Online communities: put the best in to get the best out. Recruitment tips from our online communities director, Sabrina Qureshi...
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Recruiting people to take part in research can be hastily brushed over in the planning stages of project design, if left in the wrong hands, but it’s one of the most important aspects to get right – and never more so than with a community. Think about the members of a community as vital ingredients of a cake (bear with me) – if you put the wrong elements in, or even an imbalance of measures, your cake just isn’t going to work. Get it right, and you’ll be able to tap into a highly engaged, always-on group of people; to build up a rich picture of who they are, and follow them as their tastes and choices change based on the cultural influences around them; rely on them for honest advice and opinions. That, in insight terms, is a jolly good cake…
Recruiting to communities isn’t straight forward. There’s a few things to consider, especially to keep the community going long-term.
Define who, but stay flexible
Go back to the objectives of the community to help guide who the members are. If you get this bit wrong, not only do you risk annoying the members with irrelevant content, but you won’t get what you need out the other side.
If you’re thinking long-term, will this target audience be able to answer a majority of the research topics (at least 80%), or will you need to speak to different groups over the course of a year? If the latter, maybe consider shorter communities where you define the audience each time.
Reflect the global footprint of your brand by bringing in the voices of markets that are of most strategic importance. Make sure the tech you’re using and the community team can appropriately support this, and have the ability to engage members in the language most comfortable for them, getting to truer and more accurate insights.
Variety is the spice of life, so don’t be afraid to bring in different voices to your community for short periods of time, or specific projects. We sometimes tap into our CrowdStars for expert opinions, or bring in a separate group of non-customers to take part in a few projects and then let them go.
When getting into the nuances of cultural trends, you don’t need to limit the group to your customer; rather, you might want to concentrate on those who are ahead of the curve. For innovation, you might want a group of trusted advisors who are invested in the brand, so current customers are great. Supplement with dips of non-customers along the way, so you don’t lose the wider market view.
The value exchange
Once you know who to target, think about why those people might want to join your community. What are they going to get out of it? Especially for long-term communities there has to be a strong sense this will be mutually beneficial – a few Amazon vouchers won’t suffice. Appeal to the needs of that audience and think about what your brand can offer:
– Time poor execs might answer some activities if in return they get advice on sales techniques
– Trendsetters might be swayed by exclusive content and early bird access
– Mums might appreciate a community of like-minded individuals to chat to socially
– Adventure seekers might enjoy being part of one-off experiences
One surefire way to lose members is through unaligned expectations. If you want people to commit to one hour a week, let them know upfront. Part of this is also about gathering individualised information on your members at the sign-up and tailoring the experience to their needs. Some people don’t want to send in videos every week, but others are happy to take part in three surveys over a few days.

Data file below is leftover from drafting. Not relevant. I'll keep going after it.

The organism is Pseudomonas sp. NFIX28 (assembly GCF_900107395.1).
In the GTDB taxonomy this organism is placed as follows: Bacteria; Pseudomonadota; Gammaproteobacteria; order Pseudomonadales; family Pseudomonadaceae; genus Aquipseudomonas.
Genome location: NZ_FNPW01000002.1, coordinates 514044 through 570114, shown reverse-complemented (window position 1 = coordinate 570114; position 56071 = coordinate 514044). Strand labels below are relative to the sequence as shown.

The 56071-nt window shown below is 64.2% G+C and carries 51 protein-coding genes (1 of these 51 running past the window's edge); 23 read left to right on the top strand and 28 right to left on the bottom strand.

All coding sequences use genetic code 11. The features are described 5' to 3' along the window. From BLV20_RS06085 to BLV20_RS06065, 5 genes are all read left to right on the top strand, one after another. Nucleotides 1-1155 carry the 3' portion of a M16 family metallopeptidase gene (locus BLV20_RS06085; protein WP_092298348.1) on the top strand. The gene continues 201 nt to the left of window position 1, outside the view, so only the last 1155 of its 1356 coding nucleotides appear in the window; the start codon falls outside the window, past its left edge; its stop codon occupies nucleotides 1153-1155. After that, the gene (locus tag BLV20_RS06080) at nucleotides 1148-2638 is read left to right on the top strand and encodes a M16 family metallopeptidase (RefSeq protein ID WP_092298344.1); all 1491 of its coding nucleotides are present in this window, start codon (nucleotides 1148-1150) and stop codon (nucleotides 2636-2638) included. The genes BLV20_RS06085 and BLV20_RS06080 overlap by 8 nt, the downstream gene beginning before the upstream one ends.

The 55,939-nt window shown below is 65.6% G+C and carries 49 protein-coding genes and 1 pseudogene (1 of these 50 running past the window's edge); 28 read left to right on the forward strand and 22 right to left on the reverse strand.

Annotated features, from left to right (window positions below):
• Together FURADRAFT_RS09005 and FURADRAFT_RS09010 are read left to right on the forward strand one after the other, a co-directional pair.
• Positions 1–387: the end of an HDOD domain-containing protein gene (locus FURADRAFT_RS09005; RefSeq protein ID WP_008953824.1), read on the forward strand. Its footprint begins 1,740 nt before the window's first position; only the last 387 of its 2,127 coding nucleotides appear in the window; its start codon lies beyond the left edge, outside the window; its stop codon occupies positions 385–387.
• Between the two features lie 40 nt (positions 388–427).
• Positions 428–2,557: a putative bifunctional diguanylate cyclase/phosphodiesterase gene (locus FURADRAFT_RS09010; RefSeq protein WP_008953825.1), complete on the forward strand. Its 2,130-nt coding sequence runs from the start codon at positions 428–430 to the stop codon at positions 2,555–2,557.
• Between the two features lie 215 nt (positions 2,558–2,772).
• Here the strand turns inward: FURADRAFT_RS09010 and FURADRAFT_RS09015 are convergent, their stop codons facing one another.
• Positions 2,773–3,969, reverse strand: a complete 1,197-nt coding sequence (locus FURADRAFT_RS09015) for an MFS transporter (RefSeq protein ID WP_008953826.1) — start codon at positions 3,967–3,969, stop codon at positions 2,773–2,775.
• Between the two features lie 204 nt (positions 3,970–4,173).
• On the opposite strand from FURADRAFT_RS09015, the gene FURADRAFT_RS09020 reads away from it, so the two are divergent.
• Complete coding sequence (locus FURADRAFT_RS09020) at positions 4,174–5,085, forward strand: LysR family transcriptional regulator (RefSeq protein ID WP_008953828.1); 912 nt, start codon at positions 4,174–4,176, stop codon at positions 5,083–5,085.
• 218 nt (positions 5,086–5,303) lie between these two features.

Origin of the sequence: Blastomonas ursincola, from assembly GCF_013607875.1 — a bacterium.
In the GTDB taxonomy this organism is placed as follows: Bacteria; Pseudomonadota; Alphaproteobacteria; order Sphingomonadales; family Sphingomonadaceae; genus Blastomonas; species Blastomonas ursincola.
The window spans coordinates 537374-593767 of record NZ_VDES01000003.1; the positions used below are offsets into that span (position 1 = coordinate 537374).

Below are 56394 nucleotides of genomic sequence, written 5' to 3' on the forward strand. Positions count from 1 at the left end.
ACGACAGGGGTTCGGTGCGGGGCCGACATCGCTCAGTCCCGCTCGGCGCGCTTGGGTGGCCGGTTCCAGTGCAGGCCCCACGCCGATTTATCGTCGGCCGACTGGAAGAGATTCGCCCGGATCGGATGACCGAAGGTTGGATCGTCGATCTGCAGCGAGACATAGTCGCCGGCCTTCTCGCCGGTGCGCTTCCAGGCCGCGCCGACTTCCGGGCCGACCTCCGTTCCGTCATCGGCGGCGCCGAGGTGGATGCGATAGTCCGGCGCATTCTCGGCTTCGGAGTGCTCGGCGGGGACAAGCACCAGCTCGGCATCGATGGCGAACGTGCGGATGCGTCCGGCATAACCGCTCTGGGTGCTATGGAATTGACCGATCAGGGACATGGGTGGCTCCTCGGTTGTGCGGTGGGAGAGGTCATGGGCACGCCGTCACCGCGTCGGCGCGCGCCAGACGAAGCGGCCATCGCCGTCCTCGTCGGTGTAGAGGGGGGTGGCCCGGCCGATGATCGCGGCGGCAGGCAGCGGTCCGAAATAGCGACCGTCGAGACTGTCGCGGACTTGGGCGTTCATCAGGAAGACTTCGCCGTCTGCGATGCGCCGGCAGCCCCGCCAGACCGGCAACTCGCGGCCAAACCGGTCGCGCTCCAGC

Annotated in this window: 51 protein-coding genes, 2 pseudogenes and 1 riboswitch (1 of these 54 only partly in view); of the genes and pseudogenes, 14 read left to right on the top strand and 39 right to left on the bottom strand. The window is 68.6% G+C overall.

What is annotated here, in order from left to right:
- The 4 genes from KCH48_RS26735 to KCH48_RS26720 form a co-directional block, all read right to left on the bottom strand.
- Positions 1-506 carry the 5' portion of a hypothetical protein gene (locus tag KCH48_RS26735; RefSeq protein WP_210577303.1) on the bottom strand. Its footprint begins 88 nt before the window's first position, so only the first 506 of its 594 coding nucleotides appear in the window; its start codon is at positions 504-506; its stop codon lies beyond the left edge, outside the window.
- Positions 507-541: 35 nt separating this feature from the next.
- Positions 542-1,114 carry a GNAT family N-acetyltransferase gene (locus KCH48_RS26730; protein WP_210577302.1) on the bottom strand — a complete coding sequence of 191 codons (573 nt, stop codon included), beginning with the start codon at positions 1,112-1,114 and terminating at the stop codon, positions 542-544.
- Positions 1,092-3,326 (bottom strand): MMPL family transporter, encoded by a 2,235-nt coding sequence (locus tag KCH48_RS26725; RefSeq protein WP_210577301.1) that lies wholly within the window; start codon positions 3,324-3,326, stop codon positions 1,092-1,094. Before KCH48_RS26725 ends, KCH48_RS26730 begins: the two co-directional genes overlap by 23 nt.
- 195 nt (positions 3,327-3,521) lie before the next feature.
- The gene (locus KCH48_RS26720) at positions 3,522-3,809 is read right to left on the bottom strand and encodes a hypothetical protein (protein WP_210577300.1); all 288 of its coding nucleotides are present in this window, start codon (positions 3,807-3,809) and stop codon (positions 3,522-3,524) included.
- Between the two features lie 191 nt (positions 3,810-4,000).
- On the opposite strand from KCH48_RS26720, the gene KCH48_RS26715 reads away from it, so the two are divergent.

Onboard and connect
Once you have your members recruited the focus is to keep them there – and enthusiastic about taking part in the community projects. Plan an intro stage, no matter how short the community is live. Get to know your members personally and encourage them to get to know each other. Intro tasks are engaging for members plus a great source of foundational, scene-setting content to share back with internal stakeholders.
Once things have got going, we usually plan a variety of engagement activities which help to keep members interested, encourage responses and reduce drop off – but that’s a whole other blog post!
Recruitment isn’t a one-time affair
You’ll have to appreciate that not everyone wants to, or can, stay on a community forever. The aim is to keep as many people there for as long as possible, and make sure they have a good experience along the way. Keep your recruitment plans up to date (your community managers should be able to help), and make sure they are varied and consistent. Apply as many ongoing recruitment sources as you can, and as a brand, do an audit on the communication platforms you can use.
Ongoing recruitment techniques include:
– setting up a Twitter account and tweeting about updates, prizes and encourage sign up
– using Facebook to identify the profiles you want to speak to and contact them directly
– asking members to refer their friends or family via their social network and give prizes to those who succeed
– broadcasting the impact the community members have on the brand on public platforms such as your website
As with most aspects of a community, keep reviewing. Does the audience continue to fit with your research needs, strategically and for each project that is allocated to the community workstream? Ideally you should be able to rely on your community management partners to proactively advise on the audience and provide creative solutions for mixed audience projects.
For more information on starting a community please get in touch.